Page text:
- At freedom of speech is afoundation of our democracy
but today that foundation is under assault
on college campuses.
Many conservatives and Christians say
they're being silenced andit's forcing many students
to keep their religiousand political thoughts
Senior Washingtoncorrespondent Jennifer Wishon,
reports on this growing trend.
- If you're a college student,
and think you'll be seen as a bigot,
less intelligent, or punishedfor sharing your beliefs
or opinions, it's not surprisingmore and more students
are self censoring theirconstitutionally protected speech.
An annual survey by Yale'sWilliam F. Buckley program
finds a majority feel intimidated,
sharing their ideas, opinions or beliefs
when they're differentfrom their professors.
Even more feelingintimidated if those views
differ from classmates.
- I have talked to students who say,
you know what, we talk aboutpolitics in our dorm room
with the door locked because we're scared
of people telling on us.
- [Jennifer] Nicki Neily of Speech First,
keeps track of thesefree speech restrictions
on college campuses.
- If you think that you'regonna get in trouble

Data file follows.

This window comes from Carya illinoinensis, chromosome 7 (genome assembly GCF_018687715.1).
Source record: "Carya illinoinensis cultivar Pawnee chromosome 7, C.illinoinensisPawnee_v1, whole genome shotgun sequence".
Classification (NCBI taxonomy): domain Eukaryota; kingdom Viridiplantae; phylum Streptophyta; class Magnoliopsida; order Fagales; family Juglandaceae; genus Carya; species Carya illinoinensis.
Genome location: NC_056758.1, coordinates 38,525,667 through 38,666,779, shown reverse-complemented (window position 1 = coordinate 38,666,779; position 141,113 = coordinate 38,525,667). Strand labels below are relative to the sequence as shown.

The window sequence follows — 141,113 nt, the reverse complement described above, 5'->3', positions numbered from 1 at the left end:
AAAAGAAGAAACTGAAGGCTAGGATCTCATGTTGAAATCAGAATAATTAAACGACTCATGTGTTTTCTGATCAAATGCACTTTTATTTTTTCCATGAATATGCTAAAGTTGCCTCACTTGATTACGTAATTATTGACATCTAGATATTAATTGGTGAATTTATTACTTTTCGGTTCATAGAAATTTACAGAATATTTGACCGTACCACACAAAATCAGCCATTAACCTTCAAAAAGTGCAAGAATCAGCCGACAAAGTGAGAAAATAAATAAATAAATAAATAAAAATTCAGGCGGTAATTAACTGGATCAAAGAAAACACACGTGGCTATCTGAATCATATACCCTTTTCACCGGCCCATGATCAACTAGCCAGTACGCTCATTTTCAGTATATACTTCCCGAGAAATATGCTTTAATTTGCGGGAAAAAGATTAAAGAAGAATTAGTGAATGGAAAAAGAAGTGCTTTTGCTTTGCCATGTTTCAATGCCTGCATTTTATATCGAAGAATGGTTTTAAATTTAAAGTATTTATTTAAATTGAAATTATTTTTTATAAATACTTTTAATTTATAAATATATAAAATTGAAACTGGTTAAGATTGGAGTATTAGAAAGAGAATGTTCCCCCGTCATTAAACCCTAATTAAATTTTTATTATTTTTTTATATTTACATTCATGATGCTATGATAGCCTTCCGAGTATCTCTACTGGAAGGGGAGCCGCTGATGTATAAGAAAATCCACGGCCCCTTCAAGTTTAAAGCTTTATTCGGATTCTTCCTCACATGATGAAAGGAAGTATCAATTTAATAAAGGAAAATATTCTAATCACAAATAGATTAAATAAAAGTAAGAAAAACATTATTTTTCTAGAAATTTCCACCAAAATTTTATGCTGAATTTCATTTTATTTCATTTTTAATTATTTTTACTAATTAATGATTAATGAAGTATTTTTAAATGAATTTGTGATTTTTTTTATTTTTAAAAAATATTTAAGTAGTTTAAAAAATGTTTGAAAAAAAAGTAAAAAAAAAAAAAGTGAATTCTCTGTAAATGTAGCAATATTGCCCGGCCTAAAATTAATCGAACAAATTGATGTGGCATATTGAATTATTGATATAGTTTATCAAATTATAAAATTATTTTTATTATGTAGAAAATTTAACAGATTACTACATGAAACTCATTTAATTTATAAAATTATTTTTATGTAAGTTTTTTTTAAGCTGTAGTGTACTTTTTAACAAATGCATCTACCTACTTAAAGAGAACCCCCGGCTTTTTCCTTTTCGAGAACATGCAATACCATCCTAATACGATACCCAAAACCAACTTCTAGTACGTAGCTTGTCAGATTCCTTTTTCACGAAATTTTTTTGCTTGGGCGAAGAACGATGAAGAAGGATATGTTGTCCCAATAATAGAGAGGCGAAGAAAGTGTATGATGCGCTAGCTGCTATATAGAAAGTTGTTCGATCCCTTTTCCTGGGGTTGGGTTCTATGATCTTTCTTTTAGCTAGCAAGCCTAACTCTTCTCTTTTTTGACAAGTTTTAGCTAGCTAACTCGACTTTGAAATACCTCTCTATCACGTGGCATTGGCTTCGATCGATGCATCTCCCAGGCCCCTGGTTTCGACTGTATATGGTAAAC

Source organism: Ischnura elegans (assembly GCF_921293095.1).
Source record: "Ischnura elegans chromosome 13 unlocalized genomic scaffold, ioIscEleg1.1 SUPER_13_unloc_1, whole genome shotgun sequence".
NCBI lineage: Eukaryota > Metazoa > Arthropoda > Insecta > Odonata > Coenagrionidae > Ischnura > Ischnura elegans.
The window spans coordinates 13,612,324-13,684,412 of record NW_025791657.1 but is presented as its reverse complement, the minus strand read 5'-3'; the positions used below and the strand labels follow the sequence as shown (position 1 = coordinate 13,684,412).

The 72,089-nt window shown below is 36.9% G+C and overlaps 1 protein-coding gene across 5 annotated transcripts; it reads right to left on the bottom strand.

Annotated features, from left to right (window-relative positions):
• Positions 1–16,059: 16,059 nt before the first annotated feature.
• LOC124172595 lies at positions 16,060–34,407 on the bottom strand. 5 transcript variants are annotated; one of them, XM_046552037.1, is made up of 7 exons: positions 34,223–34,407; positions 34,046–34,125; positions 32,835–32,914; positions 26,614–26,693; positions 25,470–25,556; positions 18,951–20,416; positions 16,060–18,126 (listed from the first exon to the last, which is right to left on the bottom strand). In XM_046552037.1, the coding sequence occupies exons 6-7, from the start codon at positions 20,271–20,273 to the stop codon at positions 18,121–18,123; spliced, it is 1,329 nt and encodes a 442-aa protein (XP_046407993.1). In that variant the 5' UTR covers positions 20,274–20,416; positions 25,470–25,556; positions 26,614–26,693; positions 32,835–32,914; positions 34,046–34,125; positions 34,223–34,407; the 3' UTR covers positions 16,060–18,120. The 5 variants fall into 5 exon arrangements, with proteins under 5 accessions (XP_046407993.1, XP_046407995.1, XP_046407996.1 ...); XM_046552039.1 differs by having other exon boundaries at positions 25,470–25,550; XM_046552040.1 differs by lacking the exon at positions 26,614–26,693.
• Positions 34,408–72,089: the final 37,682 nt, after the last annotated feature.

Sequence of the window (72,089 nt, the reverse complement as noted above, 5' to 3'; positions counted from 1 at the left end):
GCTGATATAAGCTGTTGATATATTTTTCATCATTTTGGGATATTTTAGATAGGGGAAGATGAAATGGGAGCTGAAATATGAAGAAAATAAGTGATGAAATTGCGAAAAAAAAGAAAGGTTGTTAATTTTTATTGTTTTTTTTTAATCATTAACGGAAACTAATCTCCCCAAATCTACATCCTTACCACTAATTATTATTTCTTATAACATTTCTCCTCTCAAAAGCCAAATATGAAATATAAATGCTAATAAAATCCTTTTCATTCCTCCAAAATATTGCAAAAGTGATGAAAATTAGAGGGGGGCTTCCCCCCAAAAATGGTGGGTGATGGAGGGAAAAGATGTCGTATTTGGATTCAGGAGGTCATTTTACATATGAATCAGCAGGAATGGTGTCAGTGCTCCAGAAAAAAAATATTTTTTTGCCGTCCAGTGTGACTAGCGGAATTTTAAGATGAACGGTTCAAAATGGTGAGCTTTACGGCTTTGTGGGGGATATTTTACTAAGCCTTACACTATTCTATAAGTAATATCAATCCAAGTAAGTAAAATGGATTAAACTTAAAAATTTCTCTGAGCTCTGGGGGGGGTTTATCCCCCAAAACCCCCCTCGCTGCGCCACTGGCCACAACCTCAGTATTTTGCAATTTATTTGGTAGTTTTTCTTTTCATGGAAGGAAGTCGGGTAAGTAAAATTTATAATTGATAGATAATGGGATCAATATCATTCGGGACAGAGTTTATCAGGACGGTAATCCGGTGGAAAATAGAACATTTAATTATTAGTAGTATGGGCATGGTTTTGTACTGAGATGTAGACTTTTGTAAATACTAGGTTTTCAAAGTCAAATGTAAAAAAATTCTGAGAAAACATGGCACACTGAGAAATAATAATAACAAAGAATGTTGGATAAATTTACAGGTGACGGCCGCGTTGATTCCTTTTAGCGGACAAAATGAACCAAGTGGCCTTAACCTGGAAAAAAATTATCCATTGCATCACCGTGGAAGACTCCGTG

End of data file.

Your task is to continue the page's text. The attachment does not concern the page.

because your views are considered bigoted,
hateful, defamatory, I mean,
of course you're notgonna talk about them.
- [Jennifer] The surveyalso finds nearly 60%
of students want speakerswho have a history
of using so called hatespeech, banned from campus.
And a third believe physical violence
is justified to stopsomeone from making hateful
or racially charged statements.
The problem is, determiningwhat's offensive
can be different for everyone.
Students at some schoolscan even face punishment
for private conversations.
- There are portals on university websites
where you can go in, you can type down,
I heard Joe say, usethis term in a classroom,
walking in the hallway.
I found it offensive and Ithink it should be investigated.
And then that student iscalled in for a hearing.
- [Jennifer] So why is this happening now?
Neily suggests it's a newgeneration of students,
created by helicopter parenting,
bubble wrapping kids andtrophies for everyone.
- So if you have grown upthinking that you're right
and the first timeyou're told you're wrong,
or that you're beingchallenged on your views,
is when you're 18, ofcourse there's gonna be
an existential crisis on campus.
- Some schools, like theUniversity of Chicago,
are taking a stand for the first amendment
in this letter to the class of 2020.
The Dean of Studentswrites, "our commitment to
"academic freedom meansthat we do not support
"so-called trigger warnings,we do not cancel invited
"speakers because their topicsmight prove controversial
"and we do not condone the creation
"of intellectual safe spaces.
"Diversity of opinion andbackground," he continues,
"is a fundamental strengthof our community."
More than 50 colleges and universities
have made similar statements,and Neily suggests
students find out whereschools stand on speech
before deciding to attend.
Jennifer Wishon, CBN News, Washington.